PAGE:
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The editors at TheCarConnection.com have driven the 2010 Jeep Commander both on- and off-road and report their overall impression of this rugged vehicle here in a Bottom Line summary. TheCarConnection.com has also surveyed a wide range of reviews and reports here on what other professionals say.
When Jeep introduced the Commander in late 2005 as a 2006 model, SUV buyers weren't too impressed, causing leadership at DaimlerChrysler to gulp, swallow hard, and wonder if the vehicle was worth the investment. The same holds true now; it's a Jeep that seats seven, but it doesn't seem especially well-designed for the shoppers who want that spacious interior. On a positive note, it manages to project authentic Jeep ruggedness—both in styling and trail ability.
Underneath its skin, the 2010 Jeep Commander is closely related to the Grand Cherokee, but on the outside, it introduces a boxier body and a reconfigured interior over similar components. The boxy shape takes after Jeep tradition, especially following the styling cues left off with the last Cherokee, and has a large, muscular appearance, which is what many SUV buyers still want. It also has an instantly recognizable Jeep face, though you may mistake it for a HUMMER, which also sports a seven-slot grille. Jeep styles the cabin of the Commander in a straightforward fashion. The squared-off dash houses round gauges that bring the boxiness of the exterior to the vehicle’s interior and tie the styling together.
Performance for the 2010 Jeep Commander is decent, and Jeep brings back last year's newly introduced 5.7-liter HEMI engine making 357 horsepower and 389 pound-feet of torque. The only other available engine is the base 3.7-liter V-6 (also used in the Liberty) that produces 210 horsepower. However, that's not nearly enough strength for this big Jeep, even with a standard five-speed automatic. The HEMI V-8 features a Multi-Displacement System (MDS), which is supposed to help improve fuel economy. The truth is, the 2010 Jeep Commander still gets lousy mileage regardless of which engine you choose (the 3.7-liter V-6 gets just 15 mpg city). If this alone doesn’t deter you from the Commander, go with the big engine; you won’t get much worse fuel economy but plenty more grunt.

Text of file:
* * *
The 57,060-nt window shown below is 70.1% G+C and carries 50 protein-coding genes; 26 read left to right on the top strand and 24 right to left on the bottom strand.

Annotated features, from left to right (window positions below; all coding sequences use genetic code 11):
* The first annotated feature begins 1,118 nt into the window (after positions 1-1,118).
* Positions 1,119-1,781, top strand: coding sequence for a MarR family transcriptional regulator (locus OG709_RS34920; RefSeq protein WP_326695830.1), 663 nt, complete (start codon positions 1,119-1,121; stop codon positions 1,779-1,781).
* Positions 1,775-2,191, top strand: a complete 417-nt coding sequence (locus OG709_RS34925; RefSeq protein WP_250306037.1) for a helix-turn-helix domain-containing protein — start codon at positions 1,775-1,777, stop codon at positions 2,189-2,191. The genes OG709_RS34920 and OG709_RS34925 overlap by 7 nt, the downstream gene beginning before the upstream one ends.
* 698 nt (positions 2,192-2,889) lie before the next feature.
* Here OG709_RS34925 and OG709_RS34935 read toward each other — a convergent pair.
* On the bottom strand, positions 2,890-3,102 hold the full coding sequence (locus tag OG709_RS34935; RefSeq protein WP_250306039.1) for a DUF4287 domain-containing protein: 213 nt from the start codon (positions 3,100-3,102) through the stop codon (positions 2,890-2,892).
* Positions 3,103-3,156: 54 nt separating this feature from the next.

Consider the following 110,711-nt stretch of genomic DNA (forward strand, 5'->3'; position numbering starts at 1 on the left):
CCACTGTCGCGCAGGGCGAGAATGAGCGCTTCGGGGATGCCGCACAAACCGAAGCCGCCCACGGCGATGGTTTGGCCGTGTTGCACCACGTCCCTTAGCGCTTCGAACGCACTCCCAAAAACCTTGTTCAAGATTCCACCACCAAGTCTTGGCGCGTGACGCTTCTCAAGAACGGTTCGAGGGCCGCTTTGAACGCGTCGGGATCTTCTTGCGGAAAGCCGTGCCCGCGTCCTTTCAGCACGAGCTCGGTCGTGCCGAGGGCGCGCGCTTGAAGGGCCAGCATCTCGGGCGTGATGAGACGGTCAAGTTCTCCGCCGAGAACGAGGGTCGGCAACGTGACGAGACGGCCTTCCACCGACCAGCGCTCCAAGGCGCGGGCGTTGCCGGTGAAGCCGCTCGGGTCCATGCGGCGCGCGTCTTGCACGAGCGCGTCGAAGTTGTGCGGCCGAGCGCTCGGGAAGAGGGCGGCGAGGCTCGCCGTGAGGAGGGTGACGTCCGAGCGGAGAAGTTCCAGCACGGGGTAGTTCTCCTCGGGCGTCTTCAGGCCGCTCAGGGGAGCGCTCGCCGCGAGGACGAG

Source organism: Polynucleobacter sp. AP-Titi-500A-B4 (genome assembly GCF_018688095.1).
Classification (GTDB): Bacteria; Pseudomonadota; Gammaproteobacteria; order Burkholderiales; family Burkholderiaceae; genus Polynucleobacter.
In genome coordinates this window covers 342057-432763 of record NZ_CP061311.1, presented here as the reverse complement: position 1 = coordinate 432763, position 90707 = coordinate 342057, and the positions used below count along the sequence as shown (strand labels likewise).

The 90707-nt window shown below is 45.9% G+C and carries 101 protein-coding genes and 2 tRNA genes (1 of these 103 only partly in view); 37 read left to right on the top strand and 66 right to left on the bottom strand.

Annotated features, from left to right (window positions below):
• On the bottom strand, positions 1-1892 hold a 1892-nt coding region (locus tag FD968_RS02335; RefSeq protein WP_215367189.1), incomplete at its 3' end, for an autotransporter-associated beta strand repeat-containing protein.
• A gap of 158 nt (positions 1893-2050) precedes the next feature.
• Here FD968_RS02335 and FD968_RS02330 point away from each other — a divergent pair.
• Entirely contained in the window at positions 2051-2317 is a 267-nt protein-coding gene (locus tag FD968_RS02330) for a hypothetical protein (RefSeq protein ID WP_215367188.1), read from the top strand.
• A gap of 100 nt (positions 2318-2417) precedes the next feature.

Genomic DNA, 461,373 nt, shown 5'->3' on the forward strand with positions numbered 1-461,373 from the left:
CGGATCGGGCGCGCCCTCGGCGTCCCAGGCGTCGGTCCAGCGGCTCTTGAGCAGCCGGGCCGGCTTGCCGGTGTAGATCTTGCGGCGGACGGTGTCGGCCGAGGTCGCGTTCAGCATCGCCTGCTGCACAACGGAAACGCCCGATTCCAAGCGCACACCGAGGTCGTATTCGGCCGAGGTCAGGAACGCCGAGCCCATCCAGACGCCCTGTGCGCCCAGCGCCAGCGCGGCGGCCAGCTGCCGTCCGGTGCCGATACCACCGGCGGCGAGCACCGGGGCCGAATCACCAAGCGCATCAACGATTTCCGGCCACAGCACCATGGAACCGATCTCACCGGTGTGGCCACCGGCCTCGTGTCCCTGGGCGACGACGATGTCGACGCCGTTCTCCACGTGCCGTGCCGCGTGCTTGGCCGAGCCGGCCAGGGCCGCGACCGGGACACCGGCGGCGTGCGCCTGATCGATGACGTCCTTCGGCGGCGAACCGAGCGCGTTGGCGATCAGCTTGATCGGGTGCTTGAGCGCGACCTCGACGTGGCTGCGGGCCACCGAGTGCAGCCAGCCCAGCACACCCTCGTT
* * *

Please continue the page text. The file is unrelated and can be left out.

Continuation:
If you're up for off-road adventures, a range of powertrain and underbody/chassis components can make the beefy Commander nearly unstoppable on trails. Three different four-wheel-drive systems are available, including part- and full-time units, and each for different types of off-roading.
When it comes to comfort, the supportive front seats contrast with the conditions in the rear: cramped legroom in the second row and barely usable third-row seats, thanks to virtually non-existent headroom. Children will find it comfortable until they hit a growth spurt. If anybody is sitting in the back, get used to your exterior mirrors, as rearward visibility is virtually nil. Otherwise, interior materials and trims in the Commander are much better than those in cheaper Jeeps, like the Compass and Patriot, but they're nothing to write home about.
Safety features include side curtain airbags, stability control, and anti-lock brakes. Altogether, they add peace of mind to the Jeep's excellent performance in frontal crash tests—five stars in government trials. The Commander, though, has just a three-star rollover rating, thanks to its bulk and height.
Available options include a rearview camera (standard on Limited models), dual Command View skylights over the second row of seats, a MyGIG hard drive media system, Sirius Backseat TV, Boston Acoustics stereo, and a DVD video system with a new nine-inch rear DVD screen. New developments for 2010 include the axing of the Overland trim level, while the base Sport trim now comes with foglights and third-row seats.